Courting Cate

I don’t usually read Amish fiction, but I made an exception for Leslie Gould’s latest, Courting Cate. It’s a retelling of Shakespeare’s The Taming of the Shrew, and I was curious to see what a new adaptation would look like. The Amish setting is perfect, because where else would a modern father refuse to let his younger daughter marry until the older one was married?

Gould has a lot of fun with the character of Cate as an independent young woman living in a community that offers limited ways of self-expression. Cate is the oldest daughter of Bob Miller, a widower who’s gained wealth and an international reputation for his beautiful kitchen cabinets. Cate works in the office, where her good head for business has helped her father succeed. Her younger sister Betsy is her opposite in every way. Cate is tall and dark and, well, shrewish, whereas Betsy is small, blonde, and sweet. Cate detests housework and gardening, loves to read and practically inhales books that she gets from the local bookmobile, while Betsy is a natural in the kitchen. Betsy is 8 years younger than Cate, and their mother died the day after Betsy was born. This loss of mothering has affected both girls to varying degrees. Betsy comes across as sweet and pliable, and has a plethora of young men wanting to court her, but she’s selfish and spoiled at heart. Cate is sensitive and feels herself unlovable, and responds to teasing by lashing out with great fury.

Enter Pete Treger, a young man who’s spent the last year hitch-hiking around the nation. He also loves to read. The sparks fly instantly between the two of them, but Cate’s not interested in risking her heart. Ironically, she ends up risking much more. This modern-day retelling is told from Cate’s point of view, and we see the hurts that have made her “shrewish” and quick to take offense and put the worst possible interpretation on a situation. But we also see her character change and grow in a natural way throughout the book. I must admit I’ve always thought Shakespeare’s play a bit far-fetched; Gould’s Cate is much more realistic!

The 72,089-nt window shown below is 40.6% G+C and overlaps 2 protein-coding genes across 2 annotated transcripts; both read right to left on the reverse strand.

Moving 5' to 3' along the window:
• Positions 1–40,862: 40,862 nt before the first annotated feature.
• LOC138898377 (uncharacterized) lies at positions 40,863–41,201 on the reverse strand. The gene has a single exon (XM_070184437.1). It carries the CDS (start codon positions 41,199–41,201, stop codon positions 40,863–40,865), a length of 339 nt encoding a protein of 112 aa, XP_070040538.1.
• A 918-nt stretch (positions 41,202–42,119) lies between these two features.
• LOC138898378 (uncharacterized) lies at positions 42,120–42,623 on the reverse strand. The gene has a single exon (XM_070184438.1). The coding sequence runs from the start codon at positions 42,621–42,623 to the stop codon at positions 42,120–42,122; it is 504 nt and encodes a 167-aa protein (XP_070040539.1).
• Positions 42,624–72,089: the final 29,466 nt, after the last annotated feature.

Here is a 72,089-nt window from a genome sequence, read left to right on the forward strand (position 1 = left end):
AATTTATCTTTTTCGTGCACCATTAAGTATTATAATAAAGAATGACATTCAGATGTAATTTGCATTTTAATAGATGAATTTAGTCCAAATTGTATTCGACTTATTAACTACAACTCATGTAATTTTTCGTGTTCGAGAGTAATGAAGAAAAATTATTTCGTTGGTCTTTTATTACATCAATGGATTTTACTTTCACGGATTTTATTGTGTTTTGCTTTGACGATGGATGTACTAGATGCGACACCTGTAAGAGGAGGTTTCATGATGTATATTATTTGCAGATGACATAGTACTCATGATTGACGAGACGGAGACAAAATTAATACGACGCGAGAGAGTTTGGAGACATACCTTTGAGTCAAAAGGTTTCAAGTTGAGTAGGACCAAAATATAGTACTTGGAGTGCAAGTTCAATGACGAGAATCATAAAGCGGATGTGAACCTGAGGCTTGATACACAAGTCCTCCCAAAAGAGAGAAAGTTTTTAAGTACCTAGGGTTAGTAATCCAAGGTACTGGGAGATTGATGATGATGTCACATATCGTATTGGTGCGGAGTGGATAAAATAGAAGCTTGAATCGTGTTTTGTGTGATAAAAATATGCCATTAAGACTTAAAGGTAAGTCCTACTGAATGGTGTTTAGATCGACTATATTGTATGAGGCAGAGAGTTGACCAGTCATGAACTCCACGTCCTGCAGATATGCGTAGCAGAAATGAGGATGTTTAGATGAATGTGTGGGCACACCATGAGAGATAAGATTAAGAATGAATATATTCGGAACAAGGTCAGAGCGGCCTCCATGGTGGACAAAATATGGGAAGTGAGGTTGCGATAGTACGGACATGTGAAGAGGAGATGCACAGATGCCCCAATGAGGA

Gould has done her homework, and I learned quite a bit among Amish lifestyles from reading this book. I really enjoyed seeing her incorporate details from the play into the book as well as fleshing out Cate’s own community and story.

If you’re someone who enjoys Amish fiction, you’ll definitely love Courting Cate. But even if you typically avoid books with a young woman in a Kapp on the cover, you might want to give this one a try. It transcends genre, and ends up a moving story of love.

Comments

  1. says

    I added this book to my to-read list and got the chance to read it over the weekend. It was a good story, different than the norm, but I was still left disappointed. I couldn’t put my finger on it, though. I wish I could figure out why I liked it but didn’t love it!
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